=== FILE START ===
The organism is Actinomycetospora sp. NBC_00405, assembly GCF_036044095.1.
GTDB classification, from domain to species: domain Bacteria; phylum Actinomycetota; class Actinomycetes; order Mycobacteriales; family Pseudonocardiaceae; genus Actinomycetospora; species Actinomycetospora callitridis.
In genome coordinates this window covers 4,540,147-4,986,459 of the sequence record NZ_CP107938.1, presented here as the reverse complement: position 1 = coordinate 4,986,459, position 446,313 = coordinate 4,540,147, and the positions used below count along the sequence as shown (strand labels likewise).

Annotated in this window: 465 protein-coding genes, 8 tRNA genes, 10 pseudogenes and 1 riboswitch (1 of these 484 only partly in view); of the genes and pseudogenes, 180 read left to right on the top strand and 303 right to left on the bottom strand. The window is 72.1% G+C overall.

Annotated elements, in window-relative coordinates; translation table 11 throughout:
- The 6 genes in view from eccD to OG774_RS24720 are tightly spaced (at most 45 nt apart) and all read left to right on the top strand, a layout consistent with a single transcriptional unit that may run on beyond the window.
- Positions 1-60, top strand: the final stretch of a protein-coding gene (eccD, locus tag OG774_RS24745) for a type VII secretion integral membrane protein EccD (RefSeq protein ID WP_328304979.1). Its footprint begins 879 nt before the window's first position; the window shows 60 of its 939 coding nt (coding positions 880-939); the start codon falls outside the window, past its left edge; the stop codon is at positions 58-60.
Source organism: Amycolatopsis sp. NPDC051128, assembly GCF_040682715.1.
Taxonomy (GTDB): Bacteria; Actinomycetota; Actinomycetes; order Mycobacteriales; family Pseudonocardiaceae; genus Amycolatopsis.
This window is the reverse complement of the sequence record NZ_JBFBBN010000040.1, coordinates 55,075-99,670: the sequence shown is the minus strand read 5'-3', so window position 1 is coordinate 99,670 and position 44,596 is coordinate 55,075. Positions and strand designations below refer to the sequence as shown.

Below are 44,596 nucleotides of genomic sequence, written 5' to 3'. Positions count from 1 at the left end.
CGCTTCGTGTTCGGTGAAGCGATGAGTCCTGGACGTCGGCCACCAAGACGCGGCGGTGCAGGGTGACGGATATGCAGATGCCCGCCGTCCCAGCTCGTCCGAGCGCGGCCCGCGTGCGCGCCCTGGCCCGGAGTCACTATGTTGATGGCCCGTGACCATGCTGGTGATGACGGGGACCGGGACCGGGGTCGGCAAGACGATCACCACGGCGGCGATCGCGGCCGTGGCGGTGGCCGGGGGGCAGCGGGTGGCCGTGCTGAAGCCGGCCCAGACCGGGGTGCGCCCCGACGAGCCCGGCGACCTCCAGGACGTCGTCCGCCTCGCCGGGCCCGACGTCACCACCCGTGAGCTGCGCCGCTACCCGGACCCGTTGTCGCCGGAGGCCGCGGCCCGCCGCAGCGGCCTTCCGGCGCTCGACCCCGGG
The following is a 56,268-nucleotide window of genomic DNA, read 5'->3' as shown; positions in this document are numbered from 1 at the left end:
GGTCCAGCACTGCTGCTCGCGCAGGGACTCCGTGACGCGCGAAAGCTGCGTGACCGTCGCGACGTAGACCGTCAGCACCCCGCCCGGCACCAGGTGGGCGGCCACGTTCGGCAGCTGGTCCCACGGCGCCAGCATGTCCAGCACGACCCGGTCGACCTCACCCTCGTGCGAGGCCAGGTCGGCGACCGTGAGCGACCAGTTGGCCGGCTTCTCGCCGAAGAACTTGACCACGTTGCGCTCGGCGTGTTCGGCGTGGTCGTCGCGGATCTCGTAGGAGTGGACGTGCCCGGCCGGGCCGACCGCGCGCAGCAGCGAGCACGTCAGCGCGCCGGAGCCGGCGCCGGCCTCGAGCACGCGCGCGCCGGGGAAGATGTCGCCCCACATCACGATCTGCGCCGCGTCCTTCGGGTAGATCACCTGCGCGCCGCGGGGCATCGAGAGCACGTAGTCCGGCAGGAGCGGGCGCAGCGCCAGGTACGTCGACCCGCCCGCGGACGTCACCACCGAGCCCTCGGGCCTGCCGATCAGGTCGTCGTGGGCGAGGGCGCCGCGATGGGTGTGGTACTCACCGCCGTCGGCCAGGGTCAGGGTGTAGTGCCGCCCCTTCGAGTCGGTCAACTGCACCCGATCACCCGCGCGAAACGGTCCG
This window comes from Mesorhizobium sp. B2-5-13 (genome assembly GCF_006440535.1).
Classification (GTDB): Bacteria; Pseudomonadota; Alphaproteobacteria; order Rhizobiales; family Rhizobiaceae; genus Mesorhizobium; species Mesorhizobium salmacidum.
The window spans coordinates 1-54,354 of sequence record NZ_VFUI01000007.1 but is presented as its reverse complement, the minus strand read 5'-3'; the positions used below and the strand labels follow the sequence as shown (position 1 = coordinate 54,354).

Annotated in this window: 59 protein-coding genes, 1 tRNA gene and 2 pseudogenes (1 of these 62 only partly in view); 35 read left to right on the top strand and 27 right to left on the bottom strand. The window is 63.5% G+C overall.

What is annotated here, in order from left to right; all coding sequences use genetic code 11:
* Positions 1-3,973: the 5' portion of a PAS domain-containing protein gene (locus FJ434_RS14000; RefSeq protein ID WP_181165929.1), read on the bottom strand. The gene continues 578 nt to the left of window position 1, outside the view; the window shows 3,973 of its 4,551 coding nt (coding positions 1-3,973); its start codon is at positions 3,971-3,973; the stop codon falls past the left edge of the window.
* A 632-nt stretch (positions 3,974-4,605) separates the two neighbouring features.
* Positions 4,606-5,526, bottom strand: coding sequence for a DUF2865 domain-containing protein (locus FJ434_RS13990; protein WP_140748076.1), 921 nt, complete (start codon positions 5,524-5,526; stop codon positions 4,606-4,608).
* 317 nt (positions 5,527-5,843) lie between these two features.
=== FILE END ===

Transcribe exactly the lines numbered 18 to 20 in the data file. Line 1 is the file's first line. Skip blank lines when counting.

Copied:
Annotated in this window: 59 protein-coding genes, 1 tRNA gene and 2 pseudogenes (1 of these 62 only partly in view); 35 read left to right on the top strand and 27 right to left on the bottom strand. The window is 63.5% G+C overall.

What is annotated here, in order from left to right; all coding sequences use genetic code 11:
* Positions 1-3,973: the 5' portion of a PAS domain-containing protein gene (locus FJ434_RS14000; RefSeq protein ID WP_181165929.1), read on the bottom strand. The gene continues 578 nt to the left of window position 1, outside the view; the window shows 3,973 of its 4,551 coding nt (coding positions 1-3,973); its start codon is at positions 3,971-3,973; the stop codon falls past the left edge of the window.